Stanza 2 Summary
Get out the microscope, because we’re going through this poem line-by-line.
They are few; but they are…. They open dark trenches
in the fiercest face and in the strongest back.
- These lines are still about the "blows." Here the speaker compares them to a plow opening up trenches, or maybe a whip that leaves marks on people's bodies. This might make you think of slavery, or, for a more religious angle, self-flagellation (where folks whip themselves to emulate Jesus' suffering). Heck, it might remind you even of Jesus Christ himself, being beaten on his way to the cross. This religious symbolism is going to get stronger really soon, in case you think it sounds kind of out-of-left-field.
- Also notice the alliteration in line 6: "fiercest face." When you repeat an /f/ sound, you have to force (there it is again!) air out through your teeth and lips, like a puff of wind, or a gob of spit. Either way it's a forceful expulsion, kind of the kind you might associate with God raining his hatred down on humanity.
- Finally, these lines contain synecdoche too, using a part to represent a whole (like "all hands on deck"). In this case, the speaker mentions dark trenches in a face and a back, but that's not what's literally meant. The face and back are just parts that are used to represent the whole person. Those dark trenches, then, become more profound than just physical scars. They weigh on the whole person. Bummer!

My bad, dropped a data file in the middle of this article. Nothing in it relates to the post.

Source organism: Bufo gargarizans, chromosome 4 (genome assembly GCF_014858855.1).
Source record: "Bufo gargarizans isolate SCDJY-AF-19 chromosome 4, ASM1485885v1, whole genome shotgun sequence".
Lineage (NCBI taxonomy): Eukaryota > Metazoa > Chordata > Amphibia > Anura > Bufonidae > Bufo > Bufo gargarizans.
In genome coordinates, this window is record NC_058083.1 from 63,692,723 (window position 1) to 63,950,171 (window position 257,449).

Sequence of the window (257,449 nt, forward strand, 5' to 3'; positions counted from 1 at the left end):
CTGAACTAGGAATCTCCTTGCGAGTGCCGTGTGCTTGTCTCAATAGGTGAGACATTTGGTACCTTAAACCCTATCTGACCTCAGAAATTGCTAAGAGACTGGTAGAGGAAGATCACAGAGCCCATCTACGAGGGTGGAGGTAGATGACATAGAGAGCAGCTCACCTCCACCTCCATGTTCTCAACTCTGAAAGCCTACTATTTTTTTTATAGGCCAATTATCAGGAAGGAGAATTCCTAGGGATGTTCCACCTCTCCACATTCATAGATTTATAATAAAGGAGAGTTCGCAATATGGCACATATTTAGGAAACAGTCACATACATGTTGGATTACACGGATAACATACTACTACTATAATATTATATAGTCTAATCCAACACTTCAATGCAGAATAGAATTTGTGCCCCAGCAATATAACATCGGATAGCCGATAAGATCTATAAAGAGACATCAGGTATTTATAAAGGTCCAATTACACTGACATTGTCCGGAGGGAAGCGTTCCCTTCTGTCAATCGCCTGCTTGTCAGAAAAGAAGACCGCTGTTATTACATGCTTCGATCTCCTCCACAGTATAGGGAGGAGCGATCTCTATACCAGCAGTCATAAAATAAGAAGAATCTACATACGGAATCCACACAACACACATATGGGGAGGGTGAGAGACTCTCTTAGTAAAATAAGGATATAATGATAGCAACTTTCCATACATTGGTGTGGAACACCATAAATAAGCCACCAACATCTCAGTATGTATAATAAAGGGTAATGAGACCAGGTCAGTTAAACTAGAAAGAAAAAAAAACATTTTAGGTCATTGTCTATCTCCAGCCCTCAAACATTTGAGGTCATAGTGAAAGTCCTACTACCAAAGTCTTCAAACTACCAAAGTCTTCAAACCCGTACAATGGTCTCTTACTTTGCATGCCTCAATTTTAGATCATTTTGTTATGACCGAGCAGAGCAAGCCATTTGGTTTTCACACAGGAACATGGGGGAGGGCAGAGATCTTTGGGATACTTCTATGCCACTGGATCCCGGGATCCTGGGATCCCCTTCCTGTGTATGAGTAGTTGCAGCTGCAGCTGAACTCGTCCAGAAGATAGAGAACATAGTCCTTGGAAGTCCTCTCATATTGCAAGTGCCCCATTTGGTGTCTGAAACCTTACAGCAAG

Perhaps they are the colts of barbaric Attilas;
or the black heralds sent to us by Death.
- Here the speaker starts to ponder what the blows might be, instead of just describing them. They might be the colts of Atilla the Hun, which brings to mind a super-scary warrior coming to wipe you out. Eek.
- If that image isn't freaky enough, how about some black heralds, or messengers, sent by Death? Sound fun? So all of our suffering throughout life is just little reminders that "Hey, you're going to die someday!"
- These lines use metaphor to compare suffering to the colts or the heralds, and these active, moving images give us the feeling that suffering is not a passive thing—it's coming for us.